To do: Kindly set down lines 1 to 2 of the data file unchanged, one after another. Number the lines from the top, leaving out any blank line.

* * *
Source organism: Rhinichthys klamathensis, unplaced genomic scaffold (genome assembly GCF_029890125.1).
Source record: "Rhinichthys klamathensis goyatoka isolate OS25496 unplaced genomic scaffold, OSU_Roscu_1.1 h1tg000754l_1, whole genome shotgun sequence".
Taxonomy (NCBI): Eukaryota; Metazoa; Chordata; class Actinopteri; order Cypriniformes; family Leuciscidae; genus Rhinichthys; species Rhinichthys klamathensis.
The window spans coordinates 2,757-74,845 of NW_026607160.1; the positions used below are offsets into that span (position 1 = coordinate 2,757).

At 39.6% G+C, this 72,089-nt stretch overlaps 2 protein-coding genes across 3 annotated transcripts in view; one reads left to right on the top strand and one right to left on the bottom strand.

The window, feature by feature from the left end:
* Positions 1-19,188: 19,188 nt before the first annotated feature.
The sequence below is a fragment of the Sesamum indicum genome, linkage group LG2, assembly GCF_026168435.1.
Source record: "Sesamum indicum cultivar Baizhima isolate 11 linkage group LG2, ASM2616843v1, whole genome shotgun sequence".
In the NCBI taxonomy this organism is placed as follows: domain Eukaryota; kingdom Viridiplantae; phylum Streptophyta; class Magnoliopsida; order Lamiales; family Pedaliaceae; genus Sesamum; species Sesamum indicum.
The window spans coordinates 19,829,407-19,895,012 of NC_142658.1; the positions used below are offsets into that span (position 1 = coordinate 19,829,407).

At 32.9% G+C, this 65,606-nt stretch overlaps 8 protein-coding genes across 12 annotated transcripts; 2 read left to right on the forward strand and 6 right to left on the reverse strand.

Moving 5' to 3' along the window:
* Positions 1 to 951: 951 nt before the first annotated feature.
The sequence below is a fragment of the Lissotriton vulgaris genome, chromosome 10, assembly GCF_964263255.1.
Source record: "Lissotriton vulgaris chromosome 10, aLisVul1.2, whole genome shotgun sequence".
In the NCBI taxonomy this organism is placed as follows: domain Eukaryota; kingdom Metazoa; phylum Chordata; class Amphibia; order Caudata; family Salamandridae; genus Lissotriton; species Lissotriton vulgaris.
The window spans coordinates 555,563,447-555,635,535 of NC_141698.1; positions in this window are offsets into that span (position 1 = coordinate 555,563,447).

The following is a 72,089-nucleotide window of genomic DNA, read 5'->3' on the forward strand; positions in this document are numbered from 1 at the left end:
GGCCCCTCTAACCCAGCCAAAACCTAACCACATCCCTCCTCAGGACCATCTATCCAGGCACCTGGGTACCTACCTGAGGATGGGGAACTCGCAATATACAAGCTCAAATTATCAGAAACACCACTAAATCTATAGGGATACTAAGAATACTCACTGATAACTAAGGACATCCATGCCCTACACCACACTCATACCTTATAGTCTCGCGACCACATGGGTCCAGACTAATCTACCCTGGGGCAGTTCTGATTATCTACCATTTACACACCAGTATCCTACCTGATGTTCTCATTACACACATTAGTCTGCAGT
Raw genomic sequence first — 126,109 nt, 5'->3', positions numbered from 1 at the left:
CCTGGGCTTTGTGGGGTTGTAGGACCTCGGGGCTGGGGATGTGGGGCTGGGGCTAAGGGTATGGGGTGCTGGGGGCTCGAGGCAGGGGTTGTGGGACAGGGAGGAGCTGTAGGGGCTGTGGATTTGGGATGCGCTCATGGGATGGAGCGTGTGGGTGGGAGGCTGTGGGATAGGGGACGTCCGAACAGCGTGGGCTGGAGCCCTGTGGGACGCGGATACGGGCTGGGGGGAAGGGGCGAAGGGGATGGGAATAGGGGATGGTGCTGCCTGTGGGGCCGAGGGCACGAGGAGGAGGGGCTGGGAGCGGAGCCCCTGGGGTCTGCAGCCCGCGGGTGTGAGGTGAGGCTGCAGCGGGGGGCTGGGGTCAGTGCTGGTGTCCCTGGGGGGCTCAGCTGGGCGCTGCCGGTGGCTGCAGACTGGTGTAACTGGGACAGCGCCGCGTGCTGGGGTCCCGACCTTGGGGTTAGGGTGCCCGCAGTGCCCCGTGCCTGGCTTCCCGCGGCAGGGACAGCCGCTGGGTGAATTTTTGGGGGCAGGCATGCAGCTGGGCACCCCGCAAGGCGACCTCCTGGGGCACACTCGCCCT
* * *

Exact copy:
Source organism: Rhinichthys klamathensis, unplaced genomic scaffold (genome assembly GCF_029890125.1).
Source record: "Rhinichthys klamathensis goyatoka isolate OS25496 unplaced genomic scaffold, OSU_Roscu_1.1 h1tg000754l_1, whole genome shotgun sequence".